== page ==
The unwed birth rate is highest for Hispanics at 106 births to per 1,000 unmarried women; the rate is 72 per 1,000 blacks, 32 per 1,000 whites and 26 per 1,000 Asians.

European rates are even higher: 66 percent in Iceland, 55 percent in Sweden, 50 percent in France and 44 percent in Britain.

About 40 percent of unwed mothers live with the baby daddy, at least at first, earlier research shows.

(Heidy) Gonzalez, the mother who lives with her children’s father in Mount Rainier, said marriage has not loomed as a necessity for them. “Time goes by and we think about other stuff — and we think about rent,” she said. This holds true, she said, for most of her friends. “Most of the people I know just live with their baby’s father or boyfriend and don’t get married,” she said.

When the going gets tough, unwed fathers often find it easy to leave the relationship — and the kids. Divorced dads have a much better record of involvement with their kids than never-married dads.

There’s little or no stigma in unwed motherhood. But it remains a bad deal for the mothers and a very bad deal for their children, who are much more likely to grow up in poverty and without a father’s love and care.

In New Carrollton, Natrice McKenzie, 25, a teller supervisor at a bank, said she did not set out to become a single mother but has no regrets.

“Getting married was something I had in mind, but that basically was not what happened,” said McKenzie, pregnant with her third child.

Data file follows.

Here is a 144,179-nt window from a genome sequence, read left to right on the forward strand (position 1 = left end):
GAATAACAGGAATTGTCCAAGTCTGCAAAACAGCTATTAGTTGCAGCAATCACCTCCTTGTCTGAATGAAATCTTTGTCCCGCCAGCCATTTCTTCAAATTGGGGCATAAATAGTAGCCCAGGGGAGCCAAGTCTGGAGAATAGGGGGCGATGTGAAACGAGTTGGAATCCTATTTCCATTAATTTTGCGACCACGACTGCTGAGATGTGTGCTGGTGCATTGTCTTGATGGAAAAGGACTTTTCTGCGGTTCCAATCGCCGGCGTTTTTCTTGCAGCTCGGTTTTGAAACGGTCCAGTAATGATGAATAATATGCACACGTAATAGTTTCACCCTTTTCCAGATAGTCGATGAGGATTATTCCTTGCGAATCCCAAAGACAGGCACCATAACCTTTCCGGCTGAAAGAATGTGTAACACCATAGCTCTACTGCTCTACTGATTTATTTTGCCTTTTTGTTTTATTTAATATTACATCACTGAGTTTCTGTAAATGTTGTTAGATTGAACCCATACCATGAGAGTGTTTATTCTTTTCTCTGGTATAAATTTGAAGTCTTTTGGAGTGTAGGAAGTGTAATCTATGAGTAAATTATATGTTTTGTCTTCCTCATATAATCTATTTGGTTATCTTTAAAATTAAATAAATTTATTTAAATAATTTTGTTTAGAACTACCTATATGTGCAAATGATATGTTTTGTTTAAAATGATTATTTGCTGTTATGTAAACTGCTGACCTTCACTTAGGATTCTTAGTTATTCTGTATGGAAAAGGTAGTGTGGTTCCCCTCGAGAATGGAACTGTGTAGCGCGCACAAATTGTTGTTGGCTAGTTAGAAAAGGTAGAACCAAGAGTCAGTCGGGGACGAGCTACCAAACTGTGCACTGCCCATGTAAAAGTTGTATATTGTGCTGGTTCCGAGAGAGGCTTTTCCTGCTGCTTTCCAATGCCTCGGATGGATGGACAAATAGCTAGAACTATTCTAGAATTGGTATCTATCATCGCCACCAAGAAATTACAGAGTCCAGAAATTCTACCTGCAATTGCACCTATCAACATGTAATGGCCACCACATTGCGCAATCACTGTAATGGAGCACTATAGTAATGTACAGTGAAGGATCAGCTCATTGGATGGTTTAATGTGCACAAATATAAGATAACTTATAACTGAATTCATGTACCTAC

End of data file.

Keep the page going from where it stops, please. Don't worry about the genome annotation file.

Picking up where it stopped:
Something else didn’t happen either: birth control. I can understand one unplanned pregnancy. But three by the age of 25?

Virginity pledgers end up in bed

Teens who pledge to remain virgins until marriage are as likely to have premarital sex as similar teens who don’t take the pledge, a new study concludes.  However, the pledgers “are significantly less likely to use condoms and other forms of birth control” when they have sex.

Researcher Janet Rosenbaum studied teens from 1996 to 2001, comparing pledgers and non-pledgers with similar characteristics on  100 variables, “including their attitudes and their parents’ attitudes about sex and their perception of their friends’ attitudes about sex and birth control.”

“This study came about because somebody who decides to take a virginity pledge tends to be different from the average American teenager. The pledgers tend to be more religious. They tend to be more conservative. They tend to be less positive about sex. There are some striking differences,” Rosenbaum said. “So comparing pledgers to all non-pledgers doesn’t make a lot of sense.”

By 2001,  there was no significant difference in the sexual behavior of those who’d pledged virginity and those who’d abstained from promises.